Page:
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Ready, Willis and Able – Bartering becomes yerdling (March 18, 2015 issue)

This is the year the Class of 1968 turns 65. And, oh my, how the world has changed since we entered school in 1956. Believe it or not, in 1956, it was still possible to barter produce and other farm products for “store-bought” goods in country stores. I remember this well because of a minor crime I committed in first grade involving the pop-bead fad sweeping the nation. Any of you remember those colorful, 1950s plastic beads that fastened together to make a necklace?
Even without Internet and today’s social media, this pop bead craze had reached Temple Hill School in the south end of the county. And I wanted a string of those beads more than anything. But my practical mother wasn’t into fads, so I was out of luck. That is until Granddaddy Dave Willis asked that I negotiate a transaction involving bartering a dozen eggs at Farnor’s Store.
At this time, my father was a timber cutter, working for Earl McIntosh. So he dropped me off at Earl’s each morning to catch the Temple Hill bus. Then I rode the bus back to Earl’s house after school and stayed with his wife Kate and daughter Zetta Merle until Dad returned and picked me up in his log truck to head back to Willis Cove. On the fateful morning of my crime, he handed me a brown paper bag with Granddaddy’s eggs in it and instructed me to have Zetta Merle take them to Farnor’s Store to exchange for some kind of over-the-counter remedy. As I recall it was either Epson Salts or Syrup of Black Draught. But I somehow gave Zetta Merle the impression that Granddaddy wanted pop-beads.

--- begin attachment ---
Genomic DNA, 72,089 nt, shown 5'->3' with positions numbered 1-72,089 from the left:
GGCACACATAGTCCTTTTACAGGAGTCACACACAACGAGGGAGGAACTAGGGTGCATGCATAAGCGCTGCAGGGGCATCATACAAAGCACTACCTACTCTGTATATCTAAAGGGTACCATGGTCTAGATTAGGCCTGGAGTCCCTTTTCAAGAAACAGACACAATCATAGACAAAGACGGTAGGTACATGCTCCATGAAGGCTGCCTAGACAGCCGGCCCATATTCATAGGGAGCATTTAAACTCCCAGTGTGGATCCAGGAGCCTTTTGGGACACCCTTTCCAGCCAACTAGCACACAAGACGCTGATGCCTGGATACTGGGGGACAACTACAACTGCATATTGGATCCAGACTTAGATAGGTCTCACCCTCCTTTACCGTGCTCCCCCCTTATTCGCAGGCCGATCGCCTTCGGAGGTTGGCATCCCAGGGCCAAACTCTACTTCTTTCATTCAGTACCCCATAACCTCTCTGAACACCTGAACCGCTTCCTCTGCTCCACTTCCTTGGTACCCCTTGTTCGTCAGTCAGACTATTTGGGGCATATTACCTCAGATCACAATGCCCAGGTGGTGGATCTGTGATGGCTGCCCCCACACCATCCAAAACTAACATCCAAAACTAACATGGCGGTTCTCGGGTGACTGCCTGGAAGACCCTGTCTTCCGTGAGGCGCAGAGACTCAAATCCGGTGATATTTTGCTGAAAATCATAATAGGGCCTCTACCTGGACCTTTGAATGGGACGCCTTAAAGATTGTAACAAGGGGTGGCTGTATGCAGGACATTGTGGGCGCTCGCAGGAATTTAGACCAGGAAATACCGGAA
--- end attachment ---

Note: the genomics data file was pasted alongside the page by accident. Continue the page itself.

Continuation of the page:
I remembered this early bartering experience while reading an article about a new high-tech way of bartering, which is becoming very popular. It is called yerdling, and is powered by today’s Internet via a website called Yerdle. And just as in old-fashioned bartering, there is no exchange of money. Folks donate items they no longer want and earn credits toward acquiring items that other folks have donated to the Yerdle inventory. It sounds like a good way for us Baby Boomers, who are so minded, to do some serious decluttering as we approach the downscaling phase of our senior years.
You can donate without taking anything in return. This makes Yerdle a great resource for folks who could use some of the items Boomers are donating. Yerdling is also environmentally friendly because it is a great way to keep from filling the land fills with perfectly usable items that folks no longer need or want. In fact, this was a major motivation of Yerdle’s founder Adam Werbach when he founded the company three years ago, and hopefully will be one of the outcomes of his efforts.
As for the outcome of my early bartering experience, I didn’t get in trouble with Granddaddy. But I still remember having to show him that bag of pop-beads.